Becasue, as stated before, it has the highest conductivity of all metals. But you want to know why that is, right?
Silver sits in the middle of the transistion metals approximately 1/2 way between the noble gasses and the alkali metals. In column 11 of the periodic table, all of these elements (copper, silver, and gold) have a single s-orbital electron outer shell electron (platinum does also, in column 10).
The orbital structure of the electrons of these elements neither has a particular affinity to gain an electron or lose an electron toward the noble gasses that are heavier or lighter, because they sit 1/2 way in between. In general this means that it doesn't take much energy to knock an electron off temporarily, or add one temporarily. The specific electron affinities and ionization potentials are varied, and concerning conduction, having relative low energies for these two criteria is somewhat important.
If those were the only criteria, than gold would be a better conductor than silver, but gold has an extra 14 f-orbital electrons underneath the 10 d-orbital electrons and the single s-orbital electron. The 14 f electrons are due to the extra atoms in the Actinide series. With 14 extra electrons apparently pushing out on the d and s electrons you'd think that s-electron was just sitting out there 'ripe' for conduction (hardly any energy was necessary to bump it off), but NOOO. The f-orbital electrons are packed in, in such a manner, that it causes the atomic radius of gold to be actually SMALLER than the atomic radius of silver -- not by much, but it is smaller. A smaller radius, means more force from the nucleus on the outer electrons, so silver wins in the conductivity 'contest'. Remember, force due to electric charge is inversely proportional to the square of the distance. The closer 2 charges are together., the higher the force between them.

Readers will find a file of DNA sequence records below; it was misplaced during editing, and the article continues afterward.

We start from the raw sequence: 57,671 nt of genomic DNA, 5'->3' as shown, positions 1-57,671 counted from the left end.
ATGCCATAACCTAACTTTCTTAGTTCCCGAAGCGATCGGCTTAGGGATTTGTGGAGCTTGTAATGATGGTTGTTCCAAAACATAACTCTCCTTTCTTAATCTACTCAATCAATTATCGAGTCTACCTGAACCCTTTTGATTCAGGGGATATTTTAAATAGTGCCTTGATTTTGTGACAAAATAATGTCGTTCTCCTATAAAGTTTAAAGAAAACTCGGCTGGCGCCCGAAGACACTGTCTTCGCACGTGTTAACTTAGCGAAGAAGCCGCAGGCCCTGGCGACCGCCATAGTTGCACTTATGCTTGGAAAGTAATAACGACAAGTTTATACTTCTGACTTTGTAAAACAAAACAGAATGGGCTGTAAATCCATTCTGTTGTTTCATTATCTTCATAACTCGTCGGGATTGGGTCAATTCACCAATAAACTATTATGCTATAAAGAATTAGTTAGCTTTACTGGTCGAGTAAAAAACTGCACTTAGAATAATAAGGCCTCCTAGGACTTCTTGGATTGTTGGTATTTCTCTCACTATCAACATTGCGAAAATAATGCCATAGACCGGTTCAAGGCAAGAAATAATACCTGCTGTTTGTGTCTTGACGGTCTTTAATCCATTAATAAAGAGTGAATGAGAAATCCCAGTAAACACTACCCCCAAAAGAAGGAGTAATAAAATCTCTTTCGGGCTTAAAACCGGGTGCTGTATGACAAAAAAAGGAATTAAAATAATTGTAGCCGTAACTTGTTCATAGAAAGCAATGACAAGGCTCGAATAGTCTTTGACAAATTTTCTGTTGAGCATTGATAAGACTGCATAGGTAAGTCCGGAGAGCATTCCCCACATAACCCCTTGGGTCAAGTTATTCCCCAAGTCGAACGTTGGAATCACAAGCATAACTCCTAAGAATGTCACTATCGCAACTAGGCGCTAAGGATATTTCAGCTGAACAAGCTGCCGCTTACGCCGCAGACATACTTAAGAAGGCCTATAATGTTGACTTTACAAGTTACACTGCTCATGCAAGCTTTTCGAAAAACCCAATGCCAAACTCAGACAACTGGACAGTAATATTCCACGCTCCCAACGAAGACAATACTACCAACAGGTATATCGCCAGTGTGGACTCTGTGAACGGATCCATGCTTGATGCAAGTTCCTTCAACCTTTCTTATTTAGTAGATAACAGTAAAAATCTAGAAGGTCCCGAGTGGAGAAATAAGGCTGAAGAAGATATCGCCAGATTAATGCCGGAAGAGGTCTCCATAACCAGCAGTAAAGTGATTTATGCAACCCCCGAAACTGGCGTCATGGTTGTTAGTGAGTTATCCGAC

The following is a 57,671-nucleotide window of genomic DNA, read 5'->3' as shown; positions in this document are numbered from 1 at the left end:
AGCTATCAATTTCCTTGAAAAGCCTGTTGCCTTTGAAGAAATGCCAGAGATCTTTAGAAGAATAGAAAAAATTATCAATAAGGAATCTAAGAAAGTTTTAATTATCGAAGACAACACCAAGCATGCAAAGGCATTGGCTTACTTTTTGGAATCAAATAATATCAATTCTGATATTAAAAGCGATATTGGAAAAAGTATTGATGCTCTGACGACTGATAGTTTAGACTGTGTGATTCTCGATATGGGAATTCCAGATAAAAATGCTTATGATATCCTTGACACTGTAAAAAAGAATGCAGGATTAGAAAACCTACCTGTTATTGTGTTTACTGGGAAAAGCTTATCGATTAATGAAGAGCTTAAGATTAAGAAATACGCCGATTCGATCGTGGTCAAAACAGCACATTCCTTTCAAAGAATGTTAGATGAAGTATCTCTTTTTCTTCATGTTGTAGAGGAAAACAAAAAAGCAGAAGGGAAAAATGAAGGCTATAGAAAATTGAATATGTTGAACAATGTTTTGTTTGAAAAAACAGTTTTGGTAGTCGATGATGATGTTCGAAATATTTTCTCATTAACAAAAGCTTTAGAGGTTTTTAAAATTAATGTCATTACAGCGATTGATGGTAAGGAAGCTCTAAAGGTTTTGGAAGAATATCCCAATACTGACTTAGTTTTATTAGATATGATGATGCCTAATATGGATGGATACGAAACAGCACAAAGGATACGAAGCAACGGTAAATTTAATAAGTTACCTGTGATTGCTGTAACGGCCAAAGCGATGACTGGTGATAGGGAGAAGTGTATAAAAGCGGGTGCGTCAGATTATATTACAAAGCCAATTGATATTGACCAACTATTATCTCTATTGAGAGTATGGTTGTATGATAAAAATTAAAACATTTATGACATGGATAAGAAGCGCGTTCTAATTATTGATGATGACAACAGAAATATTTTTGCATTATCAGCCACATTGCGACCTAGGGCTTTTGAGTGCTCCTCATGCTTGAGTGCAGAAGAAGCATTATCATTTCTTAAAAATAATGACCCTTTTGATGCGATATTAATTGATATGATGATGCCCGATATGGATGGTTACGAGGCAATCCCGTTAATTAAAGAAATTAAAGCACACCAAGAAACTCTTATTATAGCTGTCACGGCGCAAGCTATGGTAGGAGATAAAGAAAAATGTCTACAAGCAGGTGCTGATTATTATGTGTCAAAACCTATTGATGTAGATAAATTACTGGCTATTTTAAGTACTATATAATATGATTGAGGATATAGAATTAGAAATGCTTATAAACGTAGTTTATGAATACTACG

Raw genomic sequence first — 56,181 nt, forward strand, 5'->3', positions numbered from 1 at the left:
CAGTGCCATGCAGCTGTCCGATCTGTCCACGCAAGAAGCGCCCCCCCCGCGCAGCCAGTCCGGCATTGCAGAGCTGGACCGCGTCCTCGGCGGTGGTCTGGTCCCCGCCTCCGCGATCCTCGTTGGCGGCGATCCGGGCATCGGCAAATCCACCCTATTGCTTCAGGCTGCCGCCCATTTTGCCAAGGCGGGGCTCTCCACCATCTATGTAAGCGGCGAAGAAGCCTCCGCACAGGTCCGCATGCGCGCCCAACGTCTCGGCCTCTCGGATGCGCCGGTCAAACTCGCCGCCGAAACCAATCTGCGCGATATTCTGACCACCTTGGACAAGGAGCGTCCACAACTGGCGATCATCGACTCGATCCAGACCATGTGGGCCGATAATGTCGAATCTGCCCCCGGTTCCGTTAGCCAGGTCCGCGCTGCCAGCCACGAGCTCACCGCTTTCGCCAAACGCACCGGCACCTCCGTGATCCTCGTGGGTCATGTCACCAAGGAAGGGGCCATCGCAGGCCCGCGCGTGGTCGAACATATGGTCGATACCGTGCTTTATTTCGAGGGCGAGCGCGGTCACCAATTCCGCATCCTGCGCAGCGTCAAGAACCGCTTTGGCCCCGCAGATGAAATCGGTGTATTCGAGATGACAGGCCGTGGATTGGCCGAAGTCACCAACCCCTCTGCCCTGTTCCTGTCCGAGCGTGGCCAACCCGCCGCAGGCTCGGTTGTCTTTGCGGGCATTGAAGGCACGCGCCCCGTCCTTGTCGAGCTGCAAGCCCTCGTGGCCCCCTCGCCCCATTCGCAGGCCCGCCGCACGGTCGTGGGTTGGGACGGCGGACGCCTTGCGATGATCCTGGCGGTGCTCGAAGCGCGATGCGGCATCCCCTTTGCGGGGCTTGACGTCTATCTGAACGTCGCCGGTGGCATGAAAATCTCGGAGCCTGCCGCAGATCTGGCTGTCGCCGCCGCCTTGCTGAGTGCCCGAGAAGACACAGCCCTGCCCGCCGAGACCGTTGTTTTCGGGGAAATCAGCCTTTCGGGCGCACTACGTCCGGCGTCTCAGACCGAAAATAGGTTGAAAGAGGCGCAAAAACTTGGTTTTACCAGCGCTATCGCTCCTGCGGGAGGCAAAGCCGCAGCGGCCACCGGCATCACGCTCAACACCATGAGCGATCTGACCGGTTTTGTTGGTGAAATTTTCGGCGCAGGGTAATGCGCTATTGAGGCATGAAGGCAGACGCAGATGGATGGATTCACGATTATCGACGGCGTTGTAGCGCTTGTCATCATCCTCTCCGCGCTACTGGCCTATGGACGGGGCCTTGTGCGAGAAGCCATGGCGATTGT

Both copper and platinum have even smaller diameters; hence more pull from the nucleus, hence more energy to knock off that lone s-electron, hence lower conductivity.
Other elements with a single s-orbital electron sitting out there "ripe for the conduction picker to come along", also have lower atomic radii (molybdenum, niobium, chromium, ruthenium, rhodium) than silver.
So, it is mainly where it sits -- where 'mother nature' put silver in the periodic table, that dictates its excellent conductivity.